Growing up Asian American in high school, you’re commonly placed into one of two social categories: The model minority study geek, or the delinquent Asian gangster. At least that’s how it was at my high school.

While the closet nerd inside of me adored books and studies, I didn’t want to be socially ostracized. I wanted to fit in, to be “cool”, so instead of the calculator and pencil protectors, I opted for the Timberland boots, baggie pants, and bubble jacket. I went out and made friends with the toughest kids I could. Of my social circle, I was one of three to graduate high school, the only one to go to college. Most of my friends were Southeast Asian American.

At the time I didn’t think much of it. I didn’t think it was a statistical trend or reflective of social conditioning, I just thought that’s how my friends were. But recent studies at NYU and statistical findings from local school representatives have found that Pacific Islander and Southeast Asian (Vietnamese, Cambodian, Laos, and Hmong) students have a growing dropout rate that is quickly surpassing all other ethnic groups. The question then follows, why in these communities?

Some in the school district propose a “culture of poverty”, claiming that “family understanding of, or commitment to completing education is undervalued in this demographic due to adult role models not being highly educated. Getting multiple laborious jobs, having children and tending to family matters are more highly valued and celebrated than education.”

Of course this point of view conveniently absolves responsibility from the public school district and instead places the burden on the family. Dedicated scholars on the issue, such as UW Ethnic Studies professor Connie So, adamantly oppose such arguments.

“It is true that the parents commonly lack college education, but that doesn’t mean education isn’t highly valued,” retorts So. “Most adults in these households consider a college degree important, it’s just that many of them haven’t had the opportunity to gain one themselves.”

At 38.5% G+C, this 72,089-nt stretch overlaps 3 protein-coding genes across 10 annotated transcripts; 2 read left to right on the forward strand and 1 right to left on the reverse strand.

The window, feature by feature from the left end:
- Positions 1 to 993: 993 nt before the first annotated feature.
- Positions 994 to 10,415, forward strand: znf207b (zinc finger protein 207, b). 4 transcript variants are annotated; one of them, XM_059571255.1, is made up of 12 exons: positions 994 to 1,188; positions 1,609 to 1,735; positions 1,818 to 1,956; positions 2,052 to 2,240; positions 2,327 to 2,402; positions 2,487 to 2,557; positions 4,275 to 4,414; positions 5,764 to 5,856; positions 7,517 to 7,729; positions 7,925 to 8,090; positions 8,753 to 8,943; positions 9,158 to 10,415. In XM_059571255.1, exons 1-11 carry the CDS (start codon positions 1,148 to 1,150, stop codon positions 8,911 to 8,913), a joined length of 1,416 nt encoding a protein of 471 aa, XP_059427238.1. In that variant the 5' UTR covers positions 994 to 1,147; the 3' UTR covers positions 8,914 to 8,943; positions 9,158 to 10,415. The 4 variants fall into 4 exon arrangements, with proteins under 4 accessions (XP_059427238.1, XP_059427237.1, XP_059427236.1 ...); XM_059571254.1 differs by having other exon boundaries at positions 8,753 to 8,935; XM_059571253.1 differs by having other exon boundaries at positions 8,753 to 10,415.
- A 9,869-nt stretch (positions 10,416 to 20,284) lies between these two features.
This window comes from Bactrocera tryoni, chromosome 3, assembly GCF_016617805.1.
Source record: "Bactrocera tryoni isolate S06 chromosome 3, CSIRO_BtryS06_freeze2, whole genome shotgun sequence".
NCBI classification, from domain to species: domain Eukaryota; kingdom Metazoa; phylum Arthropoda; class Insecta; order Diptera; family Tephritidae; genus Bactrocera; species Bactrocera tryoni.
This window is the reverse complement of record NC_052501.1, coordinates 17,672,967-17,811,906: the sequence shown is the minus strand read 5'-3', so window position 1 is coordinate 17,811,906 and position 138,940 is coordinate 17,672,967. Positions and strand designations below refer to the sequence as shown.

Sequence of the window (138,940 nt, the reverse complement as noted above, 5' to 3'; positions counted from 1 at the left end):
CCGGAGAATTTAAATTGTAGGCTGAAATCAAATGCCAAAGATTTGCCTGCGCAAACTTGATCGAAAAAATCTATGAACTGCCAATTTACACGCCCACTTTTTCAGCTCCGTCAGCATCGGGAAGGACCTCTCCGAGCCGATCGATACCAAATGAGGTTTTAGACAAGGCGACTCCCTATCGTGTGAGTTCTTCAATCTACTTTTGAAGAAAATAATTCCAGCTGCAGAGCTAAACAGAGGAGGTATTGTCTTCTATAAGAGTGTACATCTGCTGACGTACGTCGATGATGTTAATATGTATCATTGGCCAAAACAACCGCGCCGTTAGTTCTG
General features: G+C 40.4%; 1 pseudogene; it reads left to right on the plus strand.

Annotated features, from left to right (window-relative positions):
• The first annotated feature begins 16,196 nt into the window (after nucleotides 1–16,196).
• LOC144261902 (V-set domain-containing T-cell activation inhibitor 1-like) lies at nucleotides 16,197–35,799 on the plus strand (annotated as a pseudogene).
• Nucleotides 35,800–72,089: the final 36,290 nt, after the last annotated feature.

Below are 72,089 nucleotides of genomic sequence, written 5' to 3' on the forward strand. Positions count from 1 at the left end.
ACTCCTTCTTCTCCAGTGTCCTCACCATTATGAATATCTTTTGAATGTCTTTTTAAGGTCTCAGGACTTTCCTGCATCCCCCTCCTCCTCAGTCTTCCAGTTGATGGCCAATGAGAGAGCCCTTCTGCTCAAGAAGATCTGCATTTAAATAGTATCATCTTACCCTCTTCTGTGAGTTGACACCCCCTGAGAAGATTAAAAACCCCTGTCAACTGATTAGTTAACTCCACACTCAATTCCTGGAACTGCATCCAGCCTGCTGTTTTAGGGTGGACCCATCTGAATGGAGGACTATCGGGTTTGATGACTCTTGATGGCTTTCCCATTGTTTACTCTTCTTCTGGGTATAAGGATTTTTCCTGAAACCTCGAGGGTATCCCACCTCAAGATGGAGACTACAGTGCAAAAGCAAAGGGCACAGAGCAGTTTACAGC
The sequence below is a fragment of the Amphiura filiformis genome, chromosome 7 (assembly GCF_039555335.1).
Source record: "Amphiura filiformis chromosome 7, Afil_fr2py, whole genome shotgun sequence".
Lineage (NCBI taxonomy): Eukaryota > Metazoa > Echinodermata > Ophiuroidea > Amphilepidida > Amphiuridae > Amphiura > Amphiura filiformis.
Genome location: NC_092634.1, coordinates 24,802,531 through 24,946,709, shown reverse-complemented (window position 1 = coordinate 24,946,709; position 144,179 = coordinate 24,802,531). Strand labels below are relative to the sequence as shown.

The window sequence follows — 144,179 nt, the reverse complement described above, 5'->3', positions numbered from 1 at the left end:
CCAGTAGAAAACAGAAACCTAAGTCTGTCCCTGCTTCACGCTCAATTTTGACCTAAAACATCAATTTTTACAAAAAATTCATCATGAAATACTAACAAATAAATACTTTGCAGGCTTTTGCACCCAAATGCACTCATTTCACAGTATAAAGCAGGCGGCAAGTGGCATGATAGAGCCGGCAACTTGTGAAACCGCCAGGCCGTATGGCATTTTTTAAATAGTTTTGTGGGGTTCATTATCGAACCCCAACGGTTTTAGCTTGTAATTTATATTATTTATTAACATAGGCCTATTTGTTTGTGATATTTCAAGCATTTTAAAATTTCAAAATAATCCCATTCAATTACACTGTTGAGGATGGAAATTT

The UW Senior Lecturer adds the lack of social role modeling in the school further attributes to the booming dropout rate.

“Much of the coursework doesn’t relate to their experience,” Professor So continues. “The result is that many of these students don’t feel welcomed or included in the school.” Anyone who has taken an academic course, done a homework assignment or even read a leisure novel can attest that material relating to our personal lives is always much easier to absorb.

But to be fair, given the diversity of the Northwest, it is virtually impossible for school districts to accommodate academic curriculum towards the experience of every ethnic group. Teachers are already poorly paid, school programs are already underfunded, and trying to spread the little they have even further just isn’t realistic. Sometimes simplifying the demographic makeup is a utilitarian decision for the greater good, not an attempt to leave out a particular part of the study body.

Yet brushing distinct groups under the collective rug of “Asian” is problematic. It simplifies the complex histories that exist within different communities and dropout rates tend to go under the radar due to the achievement statistics of other APIA groups. Likewise, the socially polarized dichotomization of APIA students to “delinquents” or “model minority” creates an inconsolable relationship between peer acceptance and academic achievement. Somewhere, that social and academic balance needs to exist.

Amongst my friends, I eventually earned the nickname “college boy”, as I suppose my interest in school couldn’t be suppressed. Yet despite the lackluster in their own school attendance, they always encouraged my studies, dissuaded me from illicit self-destructive behavior, and never ridiculed me for my academic talent, which I had been so naively afraid of. I guess another thing I didn’t realize was how much they were doing for me at the time..

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